Drunk and Wide Awake: Energy Drink Cocktails

Sandra A. Fryhofer, MD


June 03, 2011

This feature requires the newest version of Flash. You can download it here.

Hello. I'm Dr. Sandra Fryhofer. Welcome to Medicine Matters. The topic is caffeinated energy drinks from a new report in the Journal of the American Medical Association.[1] Here is why it matters.

How Much Caffeine Is In Your Drink?

A lot of a good thing is not necessarily better; one of those things is caffeine, and the amount can vary widely depending on the source.

  • A 6-oz cup of homemade coffee has about 75-100 mg of caffeine;

  • A 6-oz cup of coffee from a coffeehouse can be as high as 150 mg (although no more than 25 mg caffeine per oz);

  • A 12-oz can of soda contains about 35-50 mg of caffeine;

  • The caffeine in energy drinks can be as high as 500 mg per serving; and

  • So-called energy shots contain 100-350 mg/oz of caffeine.

In addition, one usually drinks coffee hot, so one sips it slowly. On the other hand, energy drinks are usually chugged cold and quickly.

Excess caffeine, especially from energy drinks, can have the following effects: anxiety, nervousness, sleep problems, elevated blood pressure, and heart palpitations.

Caffeine Plus Alcohol: Wide-Awake Drunkenness

There is a trend among college students and some adults of mixing energy drinks with alcohol in order to drink more and drink longer. The consequences can be dangerous and deadly. Caffeine does not counteract alcohol. The high caffeine content stimulant effect can prevent a person from becoming sleepy and experiencing drunkenness, but it does not prevent impairment, including in judgment, reaction time, and motor skills. The general report calls this "wide awake drunkenness," and it can lead to bad choices, risky behaviors, and worse.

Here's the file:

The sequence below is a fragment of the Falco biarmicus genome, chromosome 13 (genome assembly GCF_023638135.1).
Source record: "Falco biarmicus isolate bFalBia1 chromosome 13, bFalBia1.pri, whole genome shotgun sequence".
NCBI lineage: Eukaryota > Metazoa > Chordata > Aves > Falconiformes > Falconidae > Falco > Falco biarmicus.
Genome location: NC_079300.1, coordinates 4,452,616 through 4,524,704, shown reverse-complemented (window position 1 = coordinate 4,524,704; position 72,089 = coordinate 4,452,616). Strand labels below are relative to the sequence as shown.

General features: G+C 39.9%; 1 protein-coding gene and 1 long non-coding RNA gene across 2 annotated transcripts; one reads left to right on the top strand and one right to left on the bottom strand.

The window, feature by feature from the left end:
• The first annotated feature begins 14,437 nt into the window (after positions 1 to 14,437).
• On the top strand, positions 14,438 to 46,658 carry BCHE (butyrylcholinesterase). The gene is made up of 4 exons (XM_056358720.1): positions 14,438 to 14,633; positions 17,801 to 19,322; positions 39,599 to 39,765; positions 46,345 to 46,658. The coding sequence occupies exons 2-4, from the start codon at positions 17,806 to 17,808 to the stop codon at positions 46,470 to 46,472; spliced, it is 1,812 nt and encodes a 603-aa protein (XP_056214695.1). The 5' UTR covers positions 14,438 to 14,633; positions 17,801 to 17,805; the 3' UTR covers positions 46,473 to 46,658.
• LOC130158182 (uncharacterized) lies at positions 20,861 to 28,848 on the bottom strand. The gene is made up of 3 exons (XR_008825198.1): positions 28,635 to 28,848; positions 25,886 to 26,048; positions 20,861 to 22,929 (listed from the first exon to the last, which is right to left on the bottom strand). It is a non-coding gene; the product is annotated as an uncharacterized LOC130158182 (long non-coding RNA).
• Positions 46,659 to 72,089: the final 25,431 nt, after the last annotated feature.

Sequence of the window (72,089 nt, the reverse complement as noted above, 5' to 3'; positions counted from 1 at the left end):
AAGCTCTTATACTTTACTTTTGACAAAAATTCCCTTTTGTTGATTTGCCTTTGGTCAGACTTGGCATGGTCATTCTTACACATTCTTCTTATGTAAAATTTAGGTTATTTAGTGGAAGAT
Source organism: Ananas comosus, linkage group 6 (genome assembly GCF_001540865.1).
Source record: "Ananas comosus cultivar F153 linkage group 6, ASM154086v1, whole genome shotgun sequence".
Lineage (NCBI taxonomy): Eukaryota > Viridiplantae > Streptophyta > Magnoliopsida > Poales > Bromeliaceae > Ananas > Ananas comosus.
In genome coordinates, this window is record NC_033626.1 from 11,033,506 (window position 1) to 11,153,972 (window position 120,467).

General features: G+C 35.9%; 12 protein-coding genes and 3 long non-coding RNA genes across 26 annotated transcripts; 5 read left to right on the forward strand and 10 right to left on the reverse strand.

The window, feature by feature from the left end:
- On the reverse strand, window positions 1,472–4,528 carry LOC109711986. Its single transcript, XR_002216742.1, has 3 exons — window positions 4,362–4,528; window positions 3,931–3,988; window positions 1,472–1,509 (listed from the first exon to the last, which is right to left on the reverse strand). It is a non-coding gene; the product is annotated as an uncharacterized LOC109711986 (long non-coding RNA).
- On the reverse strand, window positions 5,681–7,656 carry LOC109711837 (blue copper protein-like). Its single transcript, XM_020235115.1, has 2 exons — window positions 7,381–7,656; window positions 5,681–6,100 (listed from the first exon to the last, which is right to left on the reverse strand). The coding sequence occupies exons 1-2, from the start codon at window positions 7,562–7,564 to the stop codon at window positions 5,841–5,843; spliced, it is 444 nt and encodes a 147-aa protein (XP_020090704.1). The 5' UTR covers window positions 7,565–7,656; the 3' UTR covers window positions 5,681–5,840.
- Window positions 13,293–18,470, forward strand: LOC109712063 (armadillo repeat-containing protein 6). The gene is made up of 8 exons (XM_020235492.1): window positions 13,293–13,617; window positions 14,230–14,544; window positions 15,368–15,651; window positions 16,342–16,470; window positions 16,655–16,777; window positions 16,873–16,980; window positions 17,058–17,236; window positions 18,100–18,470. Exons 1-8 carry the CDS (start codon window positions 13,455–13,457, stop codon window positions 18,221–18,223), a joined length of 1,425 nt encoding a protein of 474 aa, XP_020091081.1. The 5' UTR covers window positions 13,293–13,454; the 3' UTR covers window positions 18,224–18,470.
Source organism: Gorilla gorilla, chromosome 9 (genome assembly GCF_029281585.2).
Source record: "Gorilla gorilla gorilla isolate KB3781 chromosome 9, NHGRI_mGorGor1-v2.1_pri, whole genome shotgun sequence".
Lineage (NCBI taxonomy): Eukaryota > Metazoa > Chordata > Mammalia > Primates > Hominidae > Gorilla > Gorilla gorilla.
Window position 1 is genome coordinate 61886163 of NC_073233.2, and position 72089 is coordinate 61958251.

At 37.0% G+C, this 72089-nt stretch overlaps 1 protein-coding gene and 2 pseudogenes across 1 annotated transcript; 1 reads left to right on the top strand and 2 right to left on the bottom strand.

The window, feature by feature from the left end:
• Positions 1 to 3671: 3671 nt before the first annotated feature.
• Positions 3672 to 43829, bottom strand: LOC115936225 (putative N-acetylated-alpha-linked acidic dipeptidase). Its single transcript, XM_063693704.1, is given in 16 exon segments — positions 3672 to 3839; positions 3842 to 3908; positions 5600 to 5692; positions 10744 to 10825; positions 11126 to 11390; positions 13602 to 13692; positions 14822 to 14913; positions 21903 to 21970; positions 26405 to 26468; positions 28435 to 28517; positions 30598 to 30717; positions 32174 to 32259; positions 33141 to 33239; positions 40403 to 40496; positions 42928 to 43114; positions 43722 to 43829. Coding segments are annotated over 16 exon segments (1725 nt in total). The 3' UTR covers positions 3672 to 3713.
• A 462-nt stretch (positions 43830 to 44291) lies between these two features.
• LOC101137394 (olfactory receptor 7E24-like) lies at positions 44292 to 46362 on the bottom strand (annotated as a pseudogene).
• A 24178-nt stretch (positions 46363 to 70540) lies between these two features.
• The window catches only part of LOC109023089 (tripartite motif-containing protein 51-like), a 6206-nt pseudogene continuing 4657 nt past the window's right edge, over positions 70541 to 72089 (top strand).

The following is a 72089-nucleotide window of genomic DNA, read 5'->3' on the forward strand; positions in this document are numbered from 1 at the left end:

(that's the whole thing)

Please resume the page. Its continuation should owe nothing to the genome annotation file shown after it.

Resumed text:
The FDA Response

In 2006, 4 billion dollars worth of energy drinks were sold in the United States alone. Fortunately, on November 17, 2010, the US Food and Drug Administration (FDA) sent warning letters to 4 companies that caffeine added to malt alcohols is an unsafe food additive.[2] The companies included the following:

  • Charge Beverages Corporations (maker of Core High Gravity);

  • New Century Brewing Company (maker of Moonshot);

  • Fusion Products (maker of 4Loko); and

  • United Brands Company (maker of Joose and Max).

The FDA limit for caffeine in cola drinks is set at 0.02%, a max of 71 mg per 12-oz serving. Why doesn't this also apply to energy drinks? Scientists and health professionals cannot wait for further FDA action. Available scientific evidence indicates that action is needed now. Warn your patients. Tell your children about the danger of mixing alcohol with energy drinks. I told mine.

For Medicine Matters, I'm Dr. Sandra Fryhofer.


Comments on Medscape are moderated and should be professional in tone and on topic. You must declare any conflicts of interest related to your comments and responses. Please see our Commenting Guide for further information. We reserve the right to remove posts at our sole discretion.